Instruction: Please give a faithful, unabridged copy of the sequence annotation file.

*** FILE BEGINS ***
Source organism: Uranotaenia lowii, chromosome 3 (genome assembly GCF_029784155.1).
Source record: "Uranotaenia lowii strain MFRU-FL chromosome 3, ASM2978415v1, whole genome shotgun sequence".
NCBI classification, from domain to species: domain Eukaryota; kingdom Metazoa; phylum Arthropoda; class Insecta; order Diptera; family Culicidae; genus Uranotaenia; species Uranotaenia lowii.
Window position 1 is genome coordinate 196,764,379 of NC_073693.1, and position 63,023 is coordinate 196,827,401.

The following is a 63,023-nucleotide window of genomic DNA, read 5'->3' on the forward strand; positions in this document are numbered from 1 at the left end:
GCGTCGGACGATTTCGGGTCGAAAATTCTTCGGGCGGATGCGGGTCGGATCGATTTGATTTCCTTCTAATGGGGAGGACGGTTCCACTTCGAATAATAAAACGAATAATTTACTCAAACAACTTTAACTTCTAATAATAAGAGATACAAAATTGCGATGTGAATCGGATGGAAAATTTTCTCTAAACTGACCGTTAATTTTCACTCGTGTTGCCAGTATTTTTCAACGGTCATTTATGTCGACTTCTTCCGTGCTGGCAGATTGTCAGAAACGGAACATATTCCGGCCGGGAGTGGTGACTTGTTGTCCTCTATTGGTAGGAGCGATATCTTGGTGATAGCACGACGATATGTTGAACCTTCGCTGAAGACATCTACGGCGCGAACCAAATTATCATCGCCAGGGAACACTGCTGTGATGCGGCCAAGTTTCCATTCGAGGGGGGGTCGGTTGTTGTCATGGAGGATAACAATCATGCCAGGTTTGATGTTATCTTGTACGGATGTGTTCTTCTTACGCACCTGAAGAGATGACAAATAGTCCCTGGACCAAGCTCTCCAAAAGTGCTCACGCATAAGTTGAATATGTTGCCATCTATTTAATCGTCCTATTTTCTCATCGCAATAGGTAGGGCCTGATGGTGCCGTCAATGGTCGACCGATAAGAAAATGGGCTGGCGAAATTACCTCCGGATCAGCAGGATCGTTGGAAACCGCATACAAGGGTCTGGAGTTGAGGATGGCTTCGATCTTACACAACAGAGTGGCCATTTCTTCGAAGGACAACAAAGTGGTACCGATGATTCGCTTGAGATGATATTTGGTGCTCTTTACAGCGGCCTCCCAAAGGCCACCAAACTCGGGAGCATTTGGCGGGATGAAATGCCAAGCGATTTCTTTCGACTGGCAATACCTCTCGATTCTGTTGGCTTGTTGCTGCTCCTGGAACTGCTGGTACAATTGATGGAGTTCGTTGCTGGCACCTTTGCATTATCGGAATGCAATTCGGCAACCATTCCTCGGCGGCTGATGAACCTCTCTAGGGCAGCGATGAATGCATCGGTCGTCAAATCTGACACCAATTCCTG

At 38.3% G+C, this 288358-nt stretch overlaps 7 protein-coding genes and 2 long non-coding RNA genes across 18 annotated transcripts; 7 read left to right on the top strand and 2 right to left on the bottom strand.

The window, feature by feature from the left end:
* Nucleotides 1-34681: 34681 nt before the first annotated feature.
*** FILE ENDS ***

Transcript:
Source organism: Uranotaenia lowii, chromosome 3 (genome assembly GCF_029784155.1).
Source record: "Uranotaenia lowii strain MFRU-FL chromosome 3, ASM2978415v1, whole genome shotgun sequence".
NCBI classification, from domain to species: domain Eukaryota; kingdom Metazoa; phylum Arthropoda; class Insecta; order Diptera; family Culicidae; genus Uranotaenia; species Uranotaenia lowii.
Window position 1 is genome coordinate 196,764,379 of NC_073693.1, and position 63,023 is coordinate 196,827,401.

The following is a 63,023-nucleotide window of genomic DNA, read 5'->3' on the forward strand; positions in this document are numbered from 1 at the left end:
GCGTCGGACGATTTCGGGTCGAAAATTCTTCGGGCGGATGCGGGTCGGATCGATTTGATTTCCTTCTAATGGGGAGGACGGTTCCACTTCGAATAATAAAACGAATAATTTACTCAAACAACTTTAACTTCTAATAATAAGAGATACAAAATTGCGATGTGAATCGGATGGAAAATTTTCTCTAAACTGACCGTTAATTTTCACTCGTGTTGCCAGTATTTTTCAACGGTCATTTATGTCGACTTCTTCCGTGCTGGCAGATTGTCAGAAACGGAACATATTCCGGCCGGGAGTGGTGACTTGTTGTCCTCTATTGGTAGGAGCGATATCTTGGTGATAGCACGACGATATGTTGAACCTTCGCTGAAGACATCTACGGCGCGAACCAAATTATCATCGCCAGGGAACACTGCTGTGATGCGGCCAAGTTTCCATTCGAGGGGGGGTCGGTTGTTGTCATGGAGGATAACAATCATGCCAGGTTTGATGTTATCTTGTACGGATGTGTTCTTCTTACGCACCTGAAGAGATGACAAATAGTCCCTGGACCAAGCTCTCCAAAAGTGCTCACGCATAAGTTGAATATGTTGCCATCTATTTAATCGTCCTATTTTCTCATCGCAATAGGTAGGGCCTGATGGTGCCGTCAATGGTCGACCGATAAGAAAATGGGCTGGCGAAATTACCTCCGGATCAGCAGGATCGTTGGAAACCGCATACAAGGGTCTGGAGTTGAGGATGGCTTCGATCTTACACAACAGAGTGGCCATTTCTTCGAAGGACAACAAAGTGGTACCGATGATTCGCTTGAGATGATATTTGGTGCTCTTTACAGCGGCCTCCCAAAGGCCACCAAACTCGGGAGCATTTGGCGGGATGAAATGCCAAGCGATTTCTTTCGACTGGCAATACCTCTCGATTCTGTTGGCTTGTTGCTGCTCCTGGAACTGCTGGTACAATTGATGGAGTTCGTTGCTGGCACCTTTGCATTATCGGAATGCAATTCGGCAACCATTCCTCGGCGGCTGATGAACCTCTCTAGGGCAGCGATGAATGCATCGGTCGTCAAATCTGACACCAATTCCTG

At 38.3% G+C, this 288358-nt stretch overlaps 7 protein-coding genes and 2 long non-coding RNA genes across 18 annotated transcripts; 7 read left to right on the top strand and 2 right to left on the bottom strand.

The window, feature by feature from the left end:
* Nucleotides 1-34681: 34681 nt before the first annotated feature.